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Taking on a major paint project can be a pretty arduous task. You have to plan out how much paint you need, do all the prep work, and factor in drying time and multiple coats. However, one thing that a lot of people seem to overlook is the type of paint they use. Depending on the surface you’re painting on and a few other factors, you’ll want to decide between enamel or latex paint. Down below, we’ll compare and contrast enamel vs latex paint, list the pros and cons of each, and discuss where you might want to use each paint type.
The main difference between enamel paint and latex paint is the difference in paint bases.
Enamel paint is oil-based, whereas latex paint is water-based.
Enamel paints, also sometimes referred to as hard-surface paints, dry slow but hard, making them perfect for hard surfaces. Latex or water-based paints are fast-drying paints that are more malleable, making them the appropriate paint for projects where the surface may expand or in locations where movement and flexibility are required.
Now that you know a bit more about the chemical difference between enamel and latex paint, we’ll now take you through a few different factors you’ll want to consider when choosing between enamel and latex paint.
Deciding on the finish that you want for your project will help to narrow down your choice of paint.
Eggshell and matte, or flat finishes are only available with latex paints. This latex finish is considered to be the more modern and sophisticated of the two paint types. Latex paint’s finish is easy to clean and is durable enough to withstand all high traffic areas in your home. Satin finish is available as latex paint but can also come in enamel paint.
Enamel dries with a hard glass-like finish that is easy to clean and hard to stain. Enamel paint is available in satin, semi-gloss, or high-gloss. Oil-based/enamel paints are commonly used for trim, cabinets, and other possible high-impact areas due to the high durability of enamel paint’s finish.
The flat or eggshell look of latex paint is a modern look that has become popular for use on interior walls and ceilings in homes.
Flexible yet durable, latex paint is also easy to clean and water-resistant, making it ideal for most interior projects. While durable and waterproof, latex paint remains slightly flexible even when completely dry, making it ill-suited for the exterior climate.
Conversely, the hard glossy finish of enamel paint can look harsh and dated over large areas indoors but is well suited for the outdoor sunshine and elements. Although oil-based or enamel paint tends to fade and yellow over time, exterior oil-based paints in neutral or earth tone colors such as beige, tan, or taupe will be less likely to break down and fade than other oil-based paint colors.
Fumes from any paint in significant amounts can cause lightheadedness, headaches, irritation to the eyes, or trouble breathing.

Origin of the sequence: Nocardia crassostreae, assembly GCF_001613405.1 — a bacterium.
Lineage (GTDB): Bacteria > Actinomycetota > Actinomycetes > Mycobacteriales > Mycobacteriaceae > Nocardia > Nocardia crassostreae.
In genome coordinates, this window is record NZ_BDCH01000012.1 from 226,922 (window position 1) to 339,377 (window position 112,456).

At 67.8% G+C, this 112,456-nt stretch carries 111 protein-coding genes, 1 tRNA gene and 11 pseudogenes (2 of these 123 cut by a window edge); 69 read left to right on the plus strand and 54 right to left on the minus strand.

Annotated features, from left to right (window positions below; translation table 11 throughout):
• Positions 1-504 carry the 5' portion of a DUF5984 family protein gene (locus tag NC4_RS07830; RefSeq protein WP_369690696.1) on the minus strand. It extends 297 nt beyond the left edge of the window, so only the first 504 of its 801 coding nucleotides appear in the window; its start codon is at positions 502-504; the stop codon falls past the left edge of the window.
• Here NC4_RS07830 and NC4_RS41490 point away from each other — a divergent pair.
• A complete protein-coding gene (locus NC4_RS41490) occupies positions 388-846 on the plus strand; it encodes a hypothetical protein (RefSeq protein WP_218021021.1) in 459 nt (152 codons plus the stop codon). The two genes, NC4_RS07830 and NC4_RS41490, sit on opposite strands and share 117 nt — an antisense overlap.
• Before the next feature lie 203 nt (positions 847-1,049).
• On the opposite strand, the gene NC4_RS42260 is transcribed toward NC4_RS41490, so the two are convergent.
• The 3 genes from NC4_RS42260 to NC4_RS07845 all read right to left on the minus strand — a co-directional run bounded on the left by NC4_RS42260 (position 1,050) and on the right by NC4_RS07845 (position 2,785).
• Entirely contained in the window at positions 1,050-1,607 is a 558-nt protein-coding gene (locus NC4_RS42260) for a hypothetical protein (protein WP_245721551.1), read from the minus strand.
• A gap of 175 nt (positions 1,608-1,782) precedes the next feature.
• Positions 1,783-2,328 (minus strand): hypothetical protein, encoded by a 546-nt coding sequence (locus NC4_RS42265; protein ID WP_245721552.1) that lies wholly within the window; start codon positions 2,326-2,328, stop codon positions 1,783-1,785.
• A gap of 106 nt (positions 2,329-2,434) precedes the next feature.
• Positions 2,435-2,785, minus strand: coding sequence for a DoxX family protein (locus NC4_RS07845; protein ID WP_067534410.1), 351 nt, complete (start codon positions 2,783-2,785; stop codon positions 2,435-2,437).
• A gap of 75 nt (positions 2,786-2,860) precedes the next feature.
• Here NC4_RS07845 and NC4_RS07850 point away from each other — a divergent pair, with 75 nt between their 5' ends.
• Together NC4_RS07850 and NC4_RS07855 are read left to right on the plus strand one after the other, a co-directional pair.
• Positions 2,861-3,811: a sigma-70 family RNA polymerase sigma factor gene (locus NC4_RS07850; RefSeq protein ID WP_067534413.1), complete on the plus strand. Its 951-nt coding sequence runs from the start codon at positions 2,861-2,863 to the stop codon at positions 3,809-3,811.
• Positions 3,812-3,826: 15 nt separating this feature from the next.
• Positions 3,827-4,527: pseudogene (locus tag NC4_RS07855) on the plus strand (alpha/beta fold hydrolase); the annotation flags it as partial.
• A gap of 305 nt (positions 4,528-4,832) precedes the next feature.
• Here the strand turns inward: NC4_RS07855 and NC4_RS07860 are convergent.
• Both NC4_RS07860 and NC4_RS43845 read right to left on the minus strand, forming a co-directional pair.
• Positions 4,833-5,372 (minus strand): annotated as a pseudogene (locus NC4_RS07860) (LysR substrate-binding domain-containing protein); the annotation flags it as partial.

Latex paint has a milder odor than enamel paint, making it a better choice for walls and bigger projects. Being higher in fumes, oil-based enamel should be reserved for smaller projects or used outdoors when possible.
With either type of paint, if you must be indoors, work in a well-ventilated room or area and open doors or windows to circulate airflow if possible.
Paint additives, extenders, or conditioners can improve your painted project’s overall final look by slightly thinning the paint, elongating the drying time, and allowing the paint to level itself and lay flat for a smooth finish.
Floetrol, shown below, while not the only brand available, is the most popular paint additive for latex paints. Penetrol, also shown below but not the only brand available, is the most popular paint additive for oil-based paints.
Thick even coats of paint can create a smooth brush mark-free finish when the paint is left to level and dry properly.
Latex paint dries faster, so paint must be laid quickly and left to level. Enamel paint takes longer to dry but has a better finish due to the oil-based paint actually absorbing the surface being painted. A longer drying time allows for enamel paint to be manipulated for longer to ensure the perfect thick even coat.
Cleanup of latex paints typically requires only water and a rag. As latex paints are water-based, clean-up is fairly easy.
Enamel paints require paint thinner, such as the one pictured below, for cleaning brushes and surfaces that paint has spilled on.
Oil-based enamel paint’s longer drying time may seem like a disadvantage, but the longer drying time gives you more time to work with the paint for a perfectly smooth coat. Enamel paint also goes onto surfaces smoother and with better coverage coat for coat compared to latex paint.
The smooth thick coats of enamel paint left to level and dry will result in the desired flawless durable finish.
Ease of cleaning is another advantage of enamel paint. A good rule of thumb is the shinier the paint finish, the easier it will be to clean. Enamel paint is also waterproof, making it perfectly suitable for any outdoor condition.
If you want to paint on unprimed drywall or stonewall or brick wall, you should opt for latex paint and a suitable latex paint sprayer.
It also works well on surfaces that have already been painted with other latex or oil-based paints. In addition, it is a more budget-friendly option that works well on large interior walls.
If you live in the Denver, Colorado area and are looking for a commercial or residential paint job, you should look no further than Colorado Painting.
We have been Denver’s best painting company for 38 years, with a proven track record of excellence, no matter what your project calls for. We’ve done it all – interior, exterior, deck staining, and foundation painting, so you can be sure we can handle your job.
Contact us today to discuss your painting needs and get a free estimate.
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